Indian song write Joseph Mendoza claimed that he composed We Can Achieve in 1983, three years before the creation of Count on Me, Singapore.
The lyrics of both songs are identical except for the substitution of the word “Singapore” with “India” and “Mother India” in We Can Achieve.
In its initial statement on the matter posted on Facebook in mid-March, MCCY (the Ministry of Culture, Community and Youth) said it was aware of “unauthorized versions” of the song and that it was “investigating the matter for potential copyright infringements.”
But the statement was later edited to remove the mention of the investigation, and We Can Achieve was described as a “remixed version” of Count on Me, Singapore.
I find this totally preposterous!
MCCY also said “sometimes, imitation is the best form of flattery!”
MCCY seemed quite happy for two songs with identical lyrics – safe for a couple of words – to co-exist side by side. MCCY seemed to overlook the fact that the Singapore Government holds the copyright to the music and lyrics of Count on Me, Singapore, which was composed by Canadian Hugh Harrison and arranged by Singapore jazz musician Jeremy Monteiro for National Day celebrations in 1986.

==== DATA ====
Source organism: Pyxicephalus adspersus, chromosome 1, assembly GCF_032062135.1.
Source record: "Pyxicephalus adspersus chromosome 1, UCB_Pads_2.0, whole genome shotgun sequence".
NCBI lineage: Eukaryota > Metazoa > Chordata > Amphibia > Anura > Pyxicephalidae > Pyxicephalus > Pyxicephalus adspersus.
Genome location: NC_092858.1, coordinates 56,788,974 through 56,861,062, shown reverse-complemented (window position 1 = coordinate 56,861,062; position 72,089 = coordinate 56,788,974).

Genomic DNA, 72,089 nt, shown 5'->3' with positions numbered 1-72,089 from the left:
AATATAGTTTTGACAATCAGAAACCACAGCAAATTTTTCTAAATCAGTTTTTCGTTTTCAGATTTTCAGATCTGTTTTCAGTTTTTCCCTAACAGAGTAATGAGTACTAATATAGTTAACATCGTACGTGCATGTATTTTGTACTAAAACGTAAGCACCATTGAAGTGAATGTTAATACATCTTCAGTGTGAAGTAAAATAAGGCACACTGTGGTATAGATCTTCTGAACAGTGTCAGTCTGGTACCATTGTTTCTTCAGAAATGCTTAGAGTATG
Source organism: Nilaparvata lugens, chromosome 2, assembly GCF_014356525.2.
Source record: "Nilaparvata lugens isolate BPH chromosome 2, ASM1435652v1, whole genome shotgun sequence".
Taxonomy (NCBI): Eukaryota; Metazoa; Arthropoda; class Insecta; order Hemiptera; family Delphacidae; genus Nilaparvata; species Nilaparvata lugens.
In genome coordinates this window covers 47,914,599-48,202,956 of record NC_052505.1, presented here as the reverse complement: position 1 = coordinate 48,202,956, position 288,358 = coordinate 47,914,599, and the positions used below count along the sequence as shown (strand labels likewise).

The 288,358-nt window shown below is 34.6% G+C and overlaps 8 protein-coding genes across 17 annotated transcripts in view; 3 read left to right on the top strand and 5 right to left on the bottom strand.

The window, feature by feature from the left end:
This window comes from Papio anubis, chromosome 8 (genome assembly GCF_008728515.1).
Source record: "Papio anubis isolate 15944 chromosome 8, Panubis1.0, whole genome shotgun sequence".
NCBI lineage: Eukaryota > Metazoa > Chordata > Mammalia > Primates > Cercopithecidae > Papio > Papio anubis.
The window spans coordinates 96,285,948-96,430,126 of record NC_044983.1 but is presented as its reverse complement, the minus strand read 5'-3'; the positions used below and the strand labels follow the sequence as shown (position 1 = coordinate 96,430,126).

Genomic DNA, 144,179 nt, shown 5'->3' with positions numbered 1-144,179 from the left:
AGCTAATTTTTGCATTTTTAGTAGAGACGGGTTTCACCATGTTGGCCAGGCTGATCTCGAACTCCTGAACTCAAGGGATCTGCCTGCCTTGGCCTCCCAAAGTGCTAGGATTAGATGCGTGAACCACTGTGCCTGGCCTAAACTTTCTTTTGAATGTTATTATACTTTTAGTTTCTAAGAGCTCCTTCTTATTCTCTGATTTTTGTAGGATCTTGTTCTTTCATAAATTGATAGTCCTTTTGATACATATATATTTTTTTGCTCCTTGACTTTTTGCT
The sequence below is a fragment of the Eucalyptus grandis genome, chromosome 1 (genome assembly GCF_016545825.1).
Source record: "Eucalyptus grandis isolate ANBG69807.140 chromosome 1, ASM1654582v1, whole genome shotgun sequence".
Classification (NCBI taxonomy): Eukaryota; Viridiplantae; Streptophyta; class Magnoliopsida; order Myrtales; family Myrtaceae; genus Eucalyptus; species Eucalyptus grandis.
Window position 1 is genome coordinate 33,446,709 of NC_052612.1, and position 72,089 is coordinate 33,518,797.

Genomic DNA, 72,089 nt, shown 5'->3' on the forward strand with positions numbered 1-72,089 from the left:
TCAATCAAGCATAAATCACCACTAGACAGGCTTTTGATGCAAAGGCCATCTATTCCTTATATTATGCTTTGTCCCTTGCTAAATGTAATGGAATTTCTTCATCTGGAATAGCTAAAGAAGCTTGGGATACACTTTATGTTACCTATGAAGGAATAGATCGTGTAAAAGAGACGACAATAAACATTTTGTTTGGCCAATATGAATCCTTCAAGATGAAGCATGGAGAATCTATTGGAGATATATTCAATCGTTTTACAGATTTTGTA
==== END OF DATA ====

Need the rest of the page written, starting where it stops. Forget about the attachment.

Then, in another statement in March, MCCY came out to acknowledge the “striking similarity in tune and lyrics” between the two songs, and said that “whilst Count on Me, Singapore is one of our most beloved national songs, we are also happy that it seems to have been well appreciated in India.”
I find this position totally bewildering. Are we afraid of Modi (picture above) or what?
Yet a couple of days later, MCCY announced that Mendoza has now changed his stance and has “unconditionally and irrevocably” withdrawn any claims to the song. MCCY also revealed that Mendoza has “apologized for the confusion” and that MCCY accepts Mendoza’s apology “and will treat the matter as closed.”
I’m all for being magnanimous and forgiving but this is not a case of someone coming in through our backdoor to steal one of our chickens; this is a serious legal violation but MCCY, throughout this episode seems to be badly disorganized and has given the impression that Singapore is just a pushover. If there’s any confusion throughout this entire episode, it’s caused by MCCY’s words and actions!
For a simple matter of copyright infringement, MCCY has bungled so badly. I seriously doubt if MCCY is capable of accomplishing anything great for our country.
This especially, when the highly-paid minister in charge of MCCY is the same joker who was Kong Hee’s lawyer at one time. Don’t know who is Kong Hee? Well, you must have been hibernating under a rock.
In early April, he (the minister, not Kong Hee) told Parliament that not suing the Indian copycat was a more efficient move, compared to going to court and getting “caught up in protracted legal action, which could potentially take a fairly long period of time.”
Whatever you say, sir, you know best!
I don’t make your kind of money to understand your logic.